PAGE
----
This month on ‘Spotlight’ we are joined by Scotland-based artist Brian Petrie.
On any given morning, you will find Brian Petrie hard at work at his easel, elbow-deep in the luminescent sunset pinks, and deep velvety ocean greens he so adeptly uses to depict his local coastline and surrounding landscape. After lunch, Brian puts down his paintbrush and picks up his social commentator cap to work on his regular cartoon feature for The Scottish Sun newspaper. As he signs under a different name for his cartoons, fans of Brian’s oil paintings are often amazed at the discovery of this second, unique artistic talent. We spoke with Brian from his Westhaven studio, overlooking the waves on Scotland’s beautiful East Coast.
1) So Brian, could you tell us, what initially drew you to becoming an artist?
From a very early age I was never going to be anything else. Art books, drawing books and cartoons were my main interests, even before I knew you had to actually work for a living. Plus art was really the only subject I was interested in at school.
2) When did you know that it was meant to be your chosen career? And did you have any trouble grappling with the decision?
I never thought of actually earning a living from paintings, so after studying design and print at College I started work as a magazine designer with a large publisher. I then moved on to drawing cartoons for a number of publications and painting as a hobby to supplement my income. It did take me a few years to pluck up the courage to leave the safety of a large firm and start working for myself as an artist and cartoonist but I’m so glad I did.
3) What inspires you in your work?
I am constantly inspired by the coastline and countryside around where I live and work. Plus a huge chunk of my inspiration comes from visiting galleries and seeing howother artists paint and compose similar subjects to mine. A successful exhibition or a few good sales are also a good kick start if work is beginning to drag.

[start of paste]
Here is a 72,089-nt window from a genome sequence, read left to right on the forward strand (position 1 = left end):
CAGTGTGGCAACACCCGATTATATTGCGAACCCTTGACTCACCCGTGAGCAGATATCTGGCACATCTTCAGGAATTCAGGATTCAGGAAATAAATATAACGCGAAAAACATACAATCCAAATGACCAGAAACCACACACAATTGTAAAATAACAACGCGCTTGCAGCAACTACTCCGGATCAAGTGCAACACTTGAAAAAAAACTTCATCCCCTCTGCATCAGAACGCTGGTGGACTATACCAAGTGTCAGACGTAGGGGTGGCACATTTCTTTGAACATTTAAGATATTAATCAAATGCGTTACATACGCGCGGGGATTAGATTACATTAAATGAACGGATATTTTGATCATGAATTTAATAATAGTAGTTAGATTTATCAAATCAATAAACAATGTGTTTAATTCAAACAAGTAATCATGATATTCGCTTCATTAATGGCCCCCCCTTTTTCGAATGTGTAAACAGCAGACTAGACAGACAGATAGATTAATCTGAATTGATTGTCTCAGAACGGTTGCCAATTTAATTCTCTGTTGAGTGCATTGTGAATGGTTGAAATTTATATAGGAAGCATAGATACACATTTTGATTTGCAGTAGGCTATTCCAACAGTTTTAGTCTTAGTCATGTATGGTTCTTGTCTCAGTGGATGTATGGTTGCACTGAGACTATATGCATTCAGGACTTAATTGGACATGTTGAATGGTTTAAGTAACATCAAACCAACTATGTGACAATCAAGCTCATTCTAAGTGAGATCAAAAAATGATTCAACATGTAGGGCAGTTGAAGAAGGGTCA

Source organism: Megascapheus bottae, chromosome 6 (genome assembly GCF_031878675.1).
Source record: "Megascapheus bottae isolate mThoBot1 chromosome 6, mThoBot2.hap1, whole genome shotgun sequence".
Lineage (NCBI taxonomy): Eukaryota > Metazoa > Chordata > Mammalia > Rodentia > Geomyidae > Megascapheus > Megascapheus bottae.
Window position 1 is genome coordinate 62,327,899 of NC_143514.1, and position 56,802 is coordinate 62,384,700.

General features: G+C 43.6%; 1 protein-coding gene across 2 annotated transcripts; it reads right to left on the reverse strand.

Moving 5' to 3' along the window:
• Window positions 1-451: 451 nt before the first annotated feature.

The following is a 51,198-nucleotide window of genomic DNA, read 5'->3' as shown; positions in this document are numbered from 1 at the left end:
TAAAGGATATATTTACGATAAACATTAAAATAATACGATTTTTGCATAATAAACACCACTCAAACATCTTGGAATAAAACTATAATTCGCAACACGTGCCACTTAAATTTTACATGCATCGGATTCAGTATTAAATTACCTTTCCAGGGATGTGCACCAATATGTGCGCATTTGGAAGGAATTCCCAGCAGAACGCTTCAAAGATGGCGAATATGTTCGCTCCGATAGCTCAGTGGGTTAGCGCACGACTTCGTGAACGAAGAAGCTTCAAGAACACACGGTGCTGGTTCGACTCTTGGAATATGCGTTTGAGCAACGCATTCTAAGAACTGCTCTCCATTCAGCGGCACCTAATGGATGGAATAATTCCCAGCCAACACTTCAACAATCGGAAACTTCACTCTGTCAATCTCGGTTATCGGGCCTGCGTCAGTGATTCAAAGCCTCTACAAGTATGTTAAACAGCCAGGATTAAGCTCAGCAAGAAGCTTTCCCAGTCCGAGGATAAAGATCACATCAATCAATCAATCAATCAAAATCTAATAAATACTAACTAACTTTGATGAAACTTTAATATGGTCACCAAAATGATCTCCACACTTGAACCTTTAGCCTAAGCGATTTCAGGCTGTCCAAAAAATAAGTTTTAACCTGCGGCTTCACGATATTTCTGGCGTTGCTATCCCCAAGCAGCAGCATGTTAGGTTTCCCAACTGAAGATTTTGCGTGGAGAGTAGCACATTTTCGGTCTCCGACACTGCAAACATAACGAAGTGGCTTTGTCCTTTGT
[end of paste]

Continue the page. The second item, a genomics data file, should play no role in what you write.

4) How do you think success can be defined artistically?
Success for me is people liking my work enough to want to buy it and hang it on their walls. Also and probably more importantly, is achieving what I set out capture in a painting. And not going to bed with an artistic problem rolling about in my brain. Which happens frequently!
5) Why did you choose your current location as a base?
My studio overlooks the waves at Westhaven on the East coast of Scotland and is so inspirational so it just had to be here. It’s an area I’ve lived and worked in for most of my life but I see it differently every day. Being a stones throw from the sea and only a thirty minute drive to the rolling hills of Angus it’s a good base for all things artistic.
6) How do people react to your paintings, as opposed to your regular cartoons?
I’m very fortunate that I get generally good feedback from the public to my paintings. I can also tell from my Artist’s Web pages which pieces are being viewed most often, which is a great help planning a direction as regards colours and subject matter for future work. As I use a different name for my cartoons, many customers of mine are surprised when they find out it’s me who’s responsible for the daily cartoon in the Scottish Sun. I don’t think the two paths interfere with each other.
7) Have you had any significant people help you to get to where you are now? If so, what role did they play in your success? (Ex: a supportive partner, a mentor etc)
My wife Paddy is my best support and critic and has a fair idea of what I’m aiming to produce. Often I get so blinkered with a piece I can’t see the wood for the trees and ultimately turn out a painting that just hasn’t worked and she can tell instantly. 99% ofthe time she’s right with her judgement.
Thankyou Brian for your interesting and insightful answers. We wish you every success with your work in 2008.